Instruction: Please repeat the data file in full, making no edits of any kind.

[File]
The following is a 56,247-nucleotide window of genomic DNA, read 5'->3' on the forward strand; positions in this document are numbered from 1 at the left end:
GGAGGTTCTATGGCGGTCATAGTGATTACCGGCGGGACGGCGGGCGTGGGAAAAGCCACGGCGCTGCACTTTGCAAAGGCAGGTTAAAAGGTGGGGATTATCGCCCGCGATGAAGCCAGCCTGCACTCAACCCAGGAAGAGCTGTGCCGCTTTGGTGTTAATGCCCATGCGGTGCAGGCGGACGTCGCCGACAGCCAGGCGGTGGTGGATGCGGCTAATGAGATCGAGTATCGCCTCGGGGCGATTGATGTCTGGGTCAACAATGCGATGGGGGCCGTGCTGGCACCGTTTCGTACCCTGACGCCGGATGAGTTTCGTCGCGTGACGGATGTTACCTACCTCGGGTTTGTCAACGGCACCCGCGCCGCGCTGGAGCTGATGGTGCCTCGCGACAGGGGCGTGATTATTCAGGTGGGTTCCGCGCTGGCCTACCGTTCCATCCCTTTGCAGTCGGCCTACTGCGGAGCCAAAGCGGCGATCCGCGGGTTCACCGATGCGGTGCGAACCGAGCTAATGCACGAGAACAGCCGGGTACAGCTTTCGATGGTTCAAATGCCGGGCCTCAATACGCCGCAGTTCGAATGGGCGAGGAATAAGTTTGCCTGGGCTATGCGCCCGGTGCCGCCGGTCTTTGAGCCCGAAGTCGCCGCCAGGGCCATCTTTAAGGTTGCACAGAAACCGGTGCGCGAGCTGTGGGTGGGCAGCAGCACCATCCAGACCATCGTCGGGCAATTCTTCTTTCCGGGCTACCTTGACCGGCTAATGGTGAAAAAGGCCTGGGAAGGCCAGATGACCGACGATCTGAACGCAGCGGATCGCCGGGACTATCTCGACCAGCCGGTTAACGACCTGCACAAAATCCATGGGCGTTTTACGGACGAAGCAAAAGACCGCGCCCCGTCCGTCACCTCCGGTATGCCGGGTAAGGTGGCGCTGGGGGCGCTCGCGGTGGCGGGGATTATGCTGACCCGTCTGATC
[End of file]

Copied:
The following is a 56,247-nucleotide window of genomic DNA, read 5'->3' on the forward strand; positions in this document are numbered from 1 at the left end:
GGAGGTTCTATGGCGGTCATAGTGATTACCGGCGGGACGGCGGGCGTGGGAAAAGCCACGGCGCTGCACTTTGCAAAGGCAGGTTAAAAGGTGGGGATTATCGCCCGCGATGAAGCCAGCCTGCACTCAACCCAGGAAGAGCTGTGCCGCTTTGGTGTTAATGCCCATGCGGTGCAGGCGGACGTCGCCGACAGCCAGGCGGTGGTGGATGCGGCTAATGAGATCGAGTATCGCCTCGGGGCGATTGATGTCTGGGTCAACAATGCGATGGGGGCCGTGCTGGCACCGTTTCGTACCCTGACGCCGGATGAGTTTCGTCGCGTGACGGATGTTACCTACCTCGGGTTTGTCAACGGCACCCGCGCCGCGCTGGAGCTGATGGTGCCTCGCGACAGGGGCGTGATTATTCAGGTGGGTTCCGCGCTGGCCTACCGTTCCATCCCTTTGCAGTCGGCCTACTGCGGAGCCAAAGCGGCGATCCGCGGGTTCACCGATGCGGTGCGAACCGAGCTAATGCACGAGAACAGCCGGGTACAGCTTTCGATGGTTCAAATGCCGGGCCTCAATACGCCGCAGTTCGAATGGGCGAGGAATAAGTTTGCCTGGGCTATGCGCCCGGTGCCGCCGGTCTTTGAGCCCGAAGTCGCCGCCAGGGCCATCTTTAAGGTTGCACAGAAACCGGTGCGCGAGCTGTGGGTGGGCAGCAGCACCATCCAGACCATCGTCGGGCAATTCTTCTTTCCGGGCTACCTTGACCGGCTAATGGTGAAAAAGGCCTGGGAAGGCCAGATGACCGACGATCTGAACGCAGCGGATCGCCGGGACTATCTCGACCAGCCGGTTAACGACCTGCACAAAATCCATGGGCGTTTTACGGACGAAGCAAAAGACCGCGCCCCGTCCGTCACCTCCGGTATGCCGGGTAAGGTGGCGCTGGGGGCGCTCGCGGTGGCGGGGATTATGCTGACCCGTCTGATC